When the curtain rises on the Philadelphia Auto Show, visitors can expect another event filled with the latest and greatest in automotive features.

But touring the Auto Show can make for a long day, with plenty of ground to cover, so choices must be made. Among the more interesting pieces are some radical new offerings by familiar makes and some (almost) entirely new brands to the United States. Here are 10 must-sees for visitors during the auto show's nine-day run, starting at 9 a.m. Saturday at the Pennsylvania Convention Center.

The 2017 Chevrolet Bolt beats Tesla to the under-$40,000 fully electric vehicle with 200-plus miles of range.

The first electric car with more than 200 miles of range and a price tag under $40,000, Chevrolet seems to have beaten Tesla to the jolt with this one.

Sure, electrics are a minuscule portion of the market, and this may end up a money-losing marketing expense for General Motors, but it's a close-up look at the technology of the future.

Sebastien Mauroy
The 2018 Lexus LC500 emphasizes the Toyota premium brand's sportier side. Its starting price is expected to be $92,000 — $96,000 for the hybrid version. Credit: Duis aute irure dolor in reprehenderit in voluptate velit esse.

For years, the Toyota-built Lexus was the luxuriously boring brand you bought to have a luxury car that held together better than a Mercedes or a Cadillac. Lexus is working hard to add high-performance to that perception, and this sports coupe should really do the trick upon its arrival in dealerships in May.

Priced at "below $100,000," it's the four-seater coupe most of us are not going to get to drive. But we can marvel at the 5.0-liter V8, direct shift 10-speed automatic transmission, and the 471 horsepower.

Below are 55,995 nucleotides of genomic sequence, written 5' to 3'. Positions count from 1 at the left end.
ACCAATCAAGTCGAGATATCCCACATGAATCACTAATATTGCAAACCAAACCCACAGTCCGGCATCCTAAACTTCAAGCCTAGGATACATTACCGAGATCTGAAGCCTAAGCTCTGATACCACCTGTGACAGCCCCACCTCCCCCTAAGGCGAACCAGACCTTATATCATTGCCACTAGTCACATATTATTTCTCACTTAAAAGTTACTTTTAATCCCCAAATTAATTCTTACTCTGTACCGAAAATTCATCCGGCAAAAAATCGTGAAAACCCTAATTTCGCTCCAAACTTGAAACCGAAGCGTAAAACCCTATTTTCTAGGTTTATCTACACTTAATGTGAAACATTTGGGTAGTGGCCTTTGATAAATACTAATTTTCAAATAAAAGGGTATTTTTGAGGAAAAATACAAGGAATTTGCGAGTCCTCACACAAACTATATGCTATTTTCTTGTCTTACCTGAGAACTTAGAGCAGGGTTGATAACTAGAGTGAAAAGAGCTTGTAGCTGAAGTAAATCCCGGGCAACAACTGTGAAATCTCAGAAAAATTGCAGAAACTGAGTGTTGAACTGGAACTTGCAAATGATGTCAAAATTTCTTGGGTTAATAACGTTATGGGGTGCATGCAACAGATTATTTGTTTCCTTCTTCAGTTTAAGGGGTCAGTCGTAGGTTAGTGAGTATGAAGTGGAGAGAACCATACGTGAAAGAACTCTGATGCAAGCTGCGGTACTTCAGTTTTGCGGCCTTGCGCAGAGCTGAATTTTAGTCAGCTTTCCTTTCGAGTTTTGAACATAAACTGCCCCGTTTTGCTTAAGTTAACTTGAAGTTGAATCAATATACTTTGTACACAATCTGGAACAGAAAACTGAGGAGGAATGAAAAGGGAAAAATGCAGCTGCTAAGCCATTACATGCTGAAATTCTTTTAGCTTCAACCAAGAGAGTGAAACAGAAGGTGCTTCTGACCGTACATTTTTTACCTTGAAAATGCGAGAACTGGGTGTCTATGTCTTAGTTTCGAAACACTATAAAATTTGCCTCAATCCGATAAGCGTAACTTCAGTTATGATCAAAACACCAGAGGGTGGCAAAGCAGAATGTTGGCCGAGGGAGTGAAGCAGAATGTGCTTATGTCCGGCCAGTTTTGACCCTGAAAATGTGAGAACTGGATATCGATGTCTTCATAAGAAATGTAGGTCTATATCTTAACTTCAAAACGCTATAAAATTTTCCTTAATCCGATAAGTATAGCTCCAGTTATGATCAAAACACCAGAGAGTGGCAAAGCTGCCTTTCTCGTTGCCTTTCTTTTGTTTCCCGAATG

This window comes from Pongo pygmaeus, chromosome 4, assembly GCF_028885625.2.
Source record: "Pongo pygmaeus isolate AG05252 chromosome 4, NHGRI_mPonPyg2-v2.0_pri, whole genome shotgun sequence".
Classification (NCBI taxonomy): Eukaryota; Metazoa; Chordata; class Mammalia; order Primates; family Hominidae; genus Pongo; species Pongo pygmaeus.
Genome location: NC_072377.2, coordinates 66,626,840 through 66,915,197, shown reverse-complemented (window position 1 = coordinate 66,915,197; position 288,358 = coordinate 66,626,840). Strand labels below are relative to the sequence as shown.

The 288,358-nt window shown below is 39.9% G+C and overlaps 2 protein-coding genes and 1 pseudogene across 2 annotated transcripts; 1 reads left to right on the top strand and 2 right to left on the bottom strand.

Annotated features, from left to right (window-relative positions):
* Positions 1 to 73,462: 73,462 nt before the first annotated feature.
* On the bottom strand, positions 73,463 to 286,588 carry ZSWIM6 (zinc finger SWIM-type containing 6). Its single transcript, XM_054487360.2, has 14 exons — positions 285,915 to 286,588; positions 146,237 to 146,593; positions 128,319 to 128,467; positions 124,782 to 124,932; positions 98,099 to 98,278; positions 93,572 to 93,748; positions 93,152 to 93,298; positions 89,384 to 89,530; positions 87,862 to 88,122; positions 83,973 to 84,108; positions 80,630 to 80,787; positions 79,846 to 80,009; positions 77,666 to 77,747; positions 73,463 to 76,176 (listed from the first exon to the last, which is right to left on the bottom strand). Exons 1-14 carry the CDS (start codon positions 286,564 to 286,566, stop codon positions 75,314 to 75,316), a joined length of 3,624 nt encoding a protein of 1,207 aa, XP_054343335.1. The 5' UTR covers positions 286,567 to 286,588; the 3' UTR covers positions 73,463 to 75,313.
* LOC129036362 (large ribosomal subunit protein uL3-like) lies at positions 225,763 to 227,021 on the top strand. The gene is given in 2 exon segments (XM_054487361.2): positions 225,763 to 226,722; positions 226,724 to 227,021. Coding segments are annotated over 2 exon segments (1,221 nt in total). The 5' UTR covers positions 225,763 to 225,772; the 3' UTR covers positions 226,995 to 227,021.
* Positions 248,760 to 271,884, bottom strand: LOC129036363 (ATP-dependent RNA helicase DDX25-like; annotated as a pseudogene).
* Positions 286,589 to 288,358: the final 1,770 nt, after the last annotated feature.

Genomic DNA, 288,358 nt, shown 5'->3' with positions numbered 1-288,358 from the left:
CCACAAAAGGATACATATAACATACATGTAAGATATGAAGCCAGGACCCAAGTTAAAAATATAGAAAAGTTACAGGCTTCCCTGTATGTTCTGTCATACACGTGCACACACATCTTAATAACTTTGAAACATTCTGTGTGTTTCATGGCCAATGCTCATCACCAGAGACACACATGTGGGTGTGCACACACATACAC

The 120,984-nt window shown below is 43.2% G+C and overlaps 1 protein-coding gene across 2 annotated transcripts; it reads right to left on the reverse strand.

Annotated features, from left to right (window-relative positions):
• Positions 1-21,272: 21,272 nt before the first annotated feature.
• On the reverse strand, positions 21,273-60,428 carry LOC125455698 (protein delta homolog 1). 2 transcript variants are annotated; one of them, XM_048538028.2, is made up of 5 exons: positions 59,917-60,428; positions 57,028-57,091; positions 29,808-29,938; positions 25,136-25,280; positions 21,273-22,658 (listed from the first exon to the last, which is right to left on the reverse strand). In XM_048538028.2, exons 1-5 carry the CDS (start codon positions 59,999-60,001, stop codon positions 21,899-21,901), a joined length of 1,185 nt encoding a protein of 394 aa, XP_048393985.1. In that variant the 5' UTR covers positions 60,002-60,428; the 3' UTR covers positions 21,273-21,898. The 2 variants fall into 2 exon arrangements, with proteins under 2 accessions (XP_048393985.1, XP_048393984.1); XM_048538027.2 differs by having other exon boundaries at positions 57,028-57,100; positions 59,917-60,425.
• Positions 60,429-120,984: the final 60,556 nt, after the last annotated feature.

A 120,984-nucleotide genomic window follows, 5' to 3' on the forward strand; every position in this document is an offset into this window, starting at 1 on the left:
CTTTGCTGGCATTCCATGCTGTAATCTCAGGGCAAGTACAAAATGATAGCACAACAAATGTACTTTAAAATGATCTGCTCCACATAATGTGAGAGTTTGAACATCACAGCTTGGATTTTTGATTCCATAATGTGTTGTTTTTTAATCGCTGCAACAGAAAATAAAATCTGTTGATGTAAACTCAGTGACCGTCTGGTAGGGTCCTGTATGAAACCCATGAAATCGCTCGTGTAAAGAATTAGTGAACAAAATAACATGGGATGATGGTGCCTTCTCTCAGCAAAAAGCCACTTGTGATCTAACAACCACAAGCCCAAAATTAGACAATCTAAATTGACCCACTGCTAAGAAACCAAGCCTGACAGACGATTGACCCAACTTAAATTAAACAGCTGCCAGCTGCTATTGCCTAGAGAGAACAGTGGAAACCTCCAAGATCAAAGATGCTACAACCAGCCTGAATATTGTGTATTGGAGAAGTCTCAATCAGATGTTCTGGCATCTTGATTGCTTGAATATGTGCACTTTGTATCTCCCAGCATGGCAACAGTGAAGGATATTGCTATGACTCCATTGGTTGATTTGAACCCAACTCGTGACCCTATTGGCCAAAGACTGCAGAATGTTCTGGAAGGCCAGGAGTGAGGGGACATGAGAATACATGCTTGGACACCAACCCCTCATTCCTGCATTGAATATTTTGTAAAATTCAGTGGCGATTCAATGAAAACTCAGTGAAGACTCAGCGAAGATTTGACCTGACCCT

The 2018 Atlas: A three-row SUV filling a niche for VW's American customers.

After years of importing a rebadged Dodge Caravan minivan and selling us the Volkswagen-downed version of the Porsche Cayenne, Volkswagen finally gets into the three-row SUV game. The company has started gearing up production at the Chattanooga plant, alongside the stellar Passat sedan, so hope springs eternal. The Atlas will be powered by a 2.0-liter turbocharged and four-cylinder with 238 horsepower, or a 3.6-liter VR6 engine with 280. Either engine routes power through an eight-speed transmission, and the Atlas can be front- or all-wheel-drive.

The 2018 Kia Stinger will offer forward collision assistance with integrated autonomous emergency braking to detect a potential collision with another vehicle or pedestrian and help bring the car to a stop.

Kia calls this a grand touring sport sedan. It's definitely pretty and sportier than one thinks of when hearing the name Kia.

The standard 2.0-liter turbo four-cylinder produces an estimated 255 horsepower; a 3.3-liter twin-turbo V6 is anticipated to produce 365.  Kia is targeting 5.1 seconds to 62 m.p.h., and a top speed of 167 m.p.h. with the twin turbocharged V6. These are mated to an eight-speed rear-drive automatic transmission. All-wheel-drive is also available.

Yeah, right, we're going to the auto show to see the new Camry.